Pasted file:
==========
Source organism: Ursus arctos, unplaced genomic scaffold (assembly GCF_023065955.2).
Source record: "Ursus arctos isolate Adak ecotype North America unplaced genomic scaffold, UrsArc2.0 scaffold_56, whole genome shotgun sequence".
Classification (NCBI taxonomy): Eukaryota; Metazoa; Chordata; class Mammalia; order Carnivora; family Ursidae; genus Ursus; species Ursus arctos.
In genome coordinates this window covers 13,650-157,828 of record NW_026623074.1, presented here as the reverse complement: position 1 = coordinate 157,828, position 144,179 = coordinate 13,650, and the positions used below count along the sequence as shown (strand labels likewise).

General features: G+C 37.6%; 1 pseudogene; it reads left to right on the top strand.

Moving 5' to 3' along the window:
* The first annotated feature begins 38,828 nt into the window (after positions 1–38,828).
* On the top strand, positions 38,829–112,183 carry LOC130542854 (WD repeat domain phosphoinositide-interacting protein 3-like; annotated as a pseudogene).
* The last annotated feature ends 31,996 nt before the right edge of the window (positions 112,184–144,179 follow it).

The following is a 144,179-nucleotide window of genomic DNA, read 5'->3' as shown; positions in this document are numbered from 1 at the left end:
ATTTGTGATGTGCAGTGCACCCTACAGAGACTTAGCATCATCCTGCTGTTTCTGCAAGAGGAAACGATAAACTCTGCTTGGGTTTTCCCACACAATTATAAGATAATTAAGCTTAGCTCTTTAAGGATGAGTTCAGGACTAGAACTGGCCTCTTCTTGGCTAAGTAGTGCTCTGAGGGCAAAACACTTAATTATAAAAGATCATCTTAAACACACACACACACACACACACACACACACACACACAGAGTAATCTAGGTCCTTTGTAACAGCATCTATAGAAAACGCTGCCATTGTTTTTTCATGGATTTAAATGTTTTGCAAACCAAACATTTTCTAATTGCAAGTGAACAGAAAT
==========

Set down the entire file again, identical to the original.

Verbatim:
Source organism: Ursus arctos, unplaced genomic scaffold (assembly GCF_023065955.2).
Source record: "Ursus arctos isolate Adak ecotype North America unplaced genomic scaffold, UrsArc2.0 scaffold_56, whole genome shotgun sequence".
Classification (NCBI taxonomy): Eukaryota; Metazoa; Chordata; class Mammalia; order Carnivora; family Ursidae; genus Ursus; species Ursus arctos.
In genome coordinates this window covers 13,650-157,828 of record NW_026623074.1, presented here as the reverse complement: position 1 = coordinate 157,828, position 144,179 = coordinate 13,650, and the positions used below count along the sequence as shown (strand labels likewise).

General features: G+C 37.6%; 1 pseudogene; it reads left to right on the top strand.

Moving 5' to 3' along the window:
* The first annotated feature begins 38,828 nt into the window (after positions 1–38,828).
* On the top strand, positions 38,829–112,183 carry LOC130542854 (WD repeat domain phosphoinositide-interacting protein 3-like; annotated as a pseudogene).
* The last annotated feature ends 31,996 nt before the right edge of the window (positions 112,184–144,179 follow it).

The following is a 144,179-nucleotide window of genomic DNA, read 5'->3' as shown; positions in this document are numbered from 1 at the left end:
ATTTGTGATGTGCAGTGCACCCTACAGAGACTTAGCATCATCCTGCTGTTTCTGCAAGAGGAAACGATAAACTCTGCTTGGGTTTTCCCACACAATTATAAGATAATTAAGCTTAGCTCTTTAAGGATGAGTTCAGGACTAGAACTGGCCTCTTCTTGGCTAAGTAGTGCTCTGAGGGCAAAACACTTAATTATAAAAGATCATCTTAAACACACACACACACACACACACACACACACACACACAGAGTAATCTAGGTCCTTTGTAACAGCATCTATAGAAAACGCTGCCATTGTTTTTTCATGGATTTAAATGTTTTGCAAACCAAACATTTTCTAATTGCAAGTGAACAGAAAT